Skip to main content

Beppu-Oita and Marugame Lead Weekend Action

by Brett Larner

Another busy weekend is on the way, with the Beppu-Oita Mainichi Marathon and Kagawa Marugame International Half Marathon leading at least five elite road races nationwide. Despite a padding of aging veterans and the withdrawal yesterday of two A-list athletes, Beppu-Oita still sports what may be the best field in its 63-year history, from a domestic standpoint at least as good as what Tokyo has put together this year.  The fastest Japanese marathoner of 2013 with a 2:08:00 in Tokyo and a vocal critic of Beppu-Oita course record holder Yuki Kawauchi (Saitama Pref. Gov't), Kazuhiro Maeda (Team Kyudenko) is back in Beppu for the first time since 2011 looking to eclipse the 2:08:15 record Kawauchi set last year.  His best competition comes form Mongolian national record holder Ser-Od Bat-Ochir, a high-volume marathoner who beat Kawauchi to win the Hofu Yomiuri Marathon in 2:09:00 seven weeks ago.  If things go well and Bat-Ochir is fully recovered from Hofu the race should shake down to a head-to-head between these two.

Kenyan Jason Mbote has run 2:07:37 but has been closer to the just-sub-2:10 level for the last two years, positioning him perfectly for the other two top Japanese contenders, 2:09:55 man Masashi Hayashi (Team Yakult) and former Hakone Ekiden star Masato Imai (Team Toyota Kyushu).  More than a half-dozen others with times under 2:12 are also in the field with another half-dozen making their debuts, so there will be plenty of company in the second group and potential for someone to step up and challenge Maeda and Bat-Ochir in the front.  Worth keeping an eye on among the first-timers are Ryuji Watanabe (Team Toyota Kyushu), winner of this year's New Year Ekiden anchor stage, and 2004 World Junior Championships 10000 m bronze medalist and Athens Olympian Ryuji Ono (Team Asahi Kasei).  Click here for a more detailed field listing.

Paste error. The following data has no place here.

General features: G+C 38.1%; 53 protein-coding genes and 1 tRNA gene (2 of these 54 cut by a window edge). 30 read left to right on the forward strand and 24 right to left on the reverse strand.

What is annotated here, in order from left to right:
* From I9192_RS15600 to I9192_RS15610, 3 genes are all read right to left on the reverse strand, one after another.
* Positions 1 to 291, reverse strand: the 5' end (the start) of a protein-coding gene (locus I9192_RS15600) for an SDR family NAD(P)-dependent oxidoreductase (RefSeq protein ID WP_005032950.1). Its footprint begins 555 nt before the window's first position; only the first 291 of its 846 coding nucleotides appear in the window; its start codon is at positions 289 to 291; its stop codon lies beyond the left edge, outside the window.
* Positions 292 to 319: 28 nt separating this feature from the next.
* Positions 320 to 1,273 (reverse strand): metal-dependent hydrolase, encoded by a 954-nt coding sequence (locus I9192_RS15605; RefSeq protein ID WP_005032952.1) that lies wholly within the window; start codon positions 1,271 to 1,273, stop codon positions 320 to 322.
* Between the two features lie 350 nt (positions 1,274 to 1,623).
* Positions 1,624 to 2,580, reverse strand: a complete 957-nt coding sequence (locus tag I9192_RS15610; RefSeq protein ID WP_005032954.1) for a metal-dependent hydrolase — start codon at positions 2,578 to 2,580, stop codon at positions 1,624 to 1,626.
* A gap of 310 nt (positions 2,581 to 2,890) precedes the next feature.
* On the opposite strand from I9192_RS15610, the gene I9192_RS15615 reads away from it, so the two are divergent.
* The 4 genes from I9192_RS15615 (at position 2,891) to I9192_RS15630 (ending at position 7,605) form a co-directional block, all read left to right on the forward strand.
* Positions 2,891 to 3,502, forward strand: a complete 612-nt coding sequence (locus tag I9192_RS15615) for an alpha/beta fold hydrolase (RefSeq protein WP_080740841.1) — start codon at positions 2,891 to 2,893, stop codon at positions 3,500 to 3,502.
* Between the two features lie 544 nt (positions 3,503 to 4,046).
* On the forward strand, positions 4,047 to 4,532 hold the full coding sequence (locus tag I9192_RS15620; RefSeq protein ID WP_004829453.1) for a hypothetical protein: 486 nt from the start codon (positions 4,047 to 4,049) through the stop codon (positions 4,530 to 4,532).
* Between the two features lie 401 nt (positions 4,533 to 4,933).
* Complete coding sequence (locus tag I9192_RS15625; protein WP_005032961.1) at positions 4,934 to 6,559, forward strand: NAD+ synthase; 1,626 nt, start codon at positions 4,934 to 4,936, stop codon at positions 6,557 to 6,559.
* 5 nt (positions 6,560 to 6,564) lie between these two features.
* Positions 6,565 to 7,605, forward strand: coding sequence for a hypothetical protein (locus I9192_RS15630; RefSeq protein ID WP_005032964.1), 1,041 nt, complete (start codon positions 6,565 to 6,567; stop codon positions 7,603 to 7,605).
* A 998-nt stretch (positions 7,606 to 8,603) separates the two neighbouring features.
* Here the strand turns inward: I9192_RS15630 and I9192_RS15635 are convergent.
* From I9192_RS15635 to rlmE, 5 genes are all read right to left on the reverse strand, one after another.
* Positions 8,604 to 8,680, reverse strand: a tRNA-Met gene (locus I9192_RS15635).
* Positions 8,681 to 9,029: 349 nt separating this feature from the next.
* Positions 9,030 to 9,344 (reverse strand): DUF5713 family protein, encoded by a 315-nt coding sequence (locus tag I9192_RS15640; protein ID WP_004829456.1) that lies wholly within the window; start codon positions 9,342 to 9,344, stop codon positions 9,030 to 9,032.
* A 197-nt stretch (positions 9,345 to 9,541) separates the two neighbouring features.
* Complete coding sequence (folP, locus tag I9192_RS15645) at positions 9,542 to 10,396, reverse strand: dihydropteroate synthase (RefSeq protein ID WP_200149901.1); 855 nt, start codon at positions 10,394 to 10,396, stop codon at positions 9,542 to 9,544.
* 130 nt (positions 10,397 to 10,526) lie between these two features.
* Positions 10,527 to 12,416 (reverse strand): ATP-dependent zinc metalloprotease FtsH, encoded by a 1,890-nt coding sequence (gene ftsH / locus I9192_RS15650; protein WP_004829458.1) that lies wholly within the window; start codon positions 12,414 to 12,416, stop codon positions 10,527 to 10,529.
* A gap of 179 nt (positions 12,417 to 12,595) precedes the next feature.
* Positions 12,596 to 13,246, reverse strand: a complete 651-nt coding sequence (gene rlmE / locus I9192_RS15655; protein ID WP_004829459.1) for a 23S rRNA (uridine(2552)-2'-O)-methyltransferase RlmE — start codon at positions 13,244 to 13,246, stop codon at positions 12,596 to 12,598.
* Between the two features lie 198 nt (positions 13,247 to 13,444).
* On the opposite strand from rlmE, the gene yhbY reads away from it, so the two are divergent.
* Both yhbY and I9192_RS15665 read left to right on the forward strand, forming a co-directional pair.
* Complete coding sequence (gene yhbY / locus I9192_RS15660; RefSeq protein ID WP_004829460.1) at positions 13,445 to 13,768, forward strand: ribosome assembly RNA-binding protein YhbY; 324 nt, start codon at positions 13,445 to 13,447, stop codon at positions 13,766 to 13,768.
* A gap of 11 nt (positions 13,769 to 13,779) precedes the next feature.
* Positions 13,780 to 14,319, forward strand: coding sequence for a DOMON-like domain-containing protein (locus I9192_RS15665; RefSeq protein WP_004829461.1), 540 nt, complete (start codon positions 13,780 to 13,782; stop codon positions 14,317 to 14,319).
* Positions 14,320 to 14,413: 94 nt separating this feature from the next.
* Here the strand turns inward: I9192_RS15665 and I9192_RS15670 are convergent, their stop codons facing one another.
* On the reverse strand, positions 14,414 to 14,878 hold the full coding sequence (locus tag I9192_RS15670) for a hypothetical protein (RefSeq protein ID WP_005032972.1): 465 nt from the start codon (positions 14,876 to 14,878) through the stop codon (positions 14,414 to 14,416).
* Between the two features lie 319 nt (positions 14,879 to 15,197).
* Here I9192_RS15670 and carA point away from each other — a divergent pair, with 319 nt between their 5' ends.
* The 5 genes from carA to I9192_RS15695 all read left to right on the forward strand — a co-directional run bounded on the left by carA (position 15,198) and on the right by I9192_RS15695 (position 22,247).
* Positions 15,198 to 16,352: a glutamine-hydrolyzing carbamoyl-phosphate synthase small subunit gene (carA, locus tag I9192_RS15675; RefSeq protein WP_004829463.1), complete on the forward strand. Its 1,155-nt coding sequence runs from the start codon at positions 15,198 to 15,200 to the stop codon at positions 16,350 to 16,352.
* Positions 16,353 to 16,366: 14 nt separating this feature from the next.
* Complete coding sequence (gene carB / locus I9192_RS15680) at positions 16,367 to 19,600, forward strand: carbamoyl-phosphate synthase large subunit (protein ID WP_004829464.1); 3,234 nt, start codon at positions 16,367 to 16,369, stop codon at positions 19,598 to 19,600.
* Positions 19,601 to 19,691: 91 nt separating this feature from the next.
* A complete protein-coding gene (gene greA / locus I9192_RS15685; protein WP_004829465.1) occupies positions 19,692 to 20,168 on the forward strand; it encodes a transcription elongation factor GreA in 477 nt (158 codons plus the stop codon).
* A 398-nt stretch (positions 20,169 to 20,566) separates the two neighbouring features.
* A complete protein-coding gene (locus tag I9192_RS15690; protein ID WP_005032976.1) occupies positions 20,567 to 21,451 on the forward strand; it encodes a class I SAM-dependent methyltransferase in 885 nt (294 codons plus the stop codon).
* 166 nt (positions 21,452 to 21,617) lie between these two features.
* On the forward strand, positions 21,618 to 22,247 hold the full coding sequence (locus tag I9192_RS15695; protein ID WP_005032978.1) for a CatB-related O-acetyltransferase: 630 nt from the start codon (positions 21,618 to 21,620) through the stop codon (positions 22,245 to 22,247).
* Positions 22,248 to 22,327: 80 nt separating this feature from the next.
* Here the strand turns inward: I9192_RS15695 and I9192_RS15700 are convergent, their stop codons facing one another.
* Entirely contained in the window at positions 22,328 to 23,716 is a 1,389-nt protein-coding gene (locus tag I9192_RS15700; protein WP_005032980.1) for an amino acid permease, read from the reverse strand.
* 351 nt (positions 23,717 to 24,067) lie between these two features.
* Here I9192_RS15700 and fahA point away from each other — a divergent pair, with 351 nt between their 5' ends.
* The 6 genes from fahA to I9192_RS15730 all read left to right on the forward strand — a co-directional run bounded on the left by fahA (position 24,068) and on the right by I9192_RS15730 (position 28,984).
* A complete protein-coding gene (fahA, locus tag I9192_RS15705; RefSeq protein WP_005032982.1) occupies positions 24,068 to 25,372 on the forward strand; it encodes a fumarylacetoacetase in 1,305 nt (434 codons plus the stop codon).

The Marugame Half has seen explosive growth the last few years, including 24 men sub-1:02 in its 2012 running, as it has grown into the tune-up race of choice for people running the Tokyo Marathon three weeks later.  2013 Fukuoka International Marathon winner Martin Mathathi (Kenya/Suzuki Hamamatsu AC) is the favorite for Marugame's 68th running, with competition from Amanuel Mesel (Eritrea), Jacob Wanjuki (Kenya/Team Aichi Seiko), defending men's champion Collis Birmingham (Australia) and 2:04:48 marathoner Yemane Tsegaye (Ethiopia).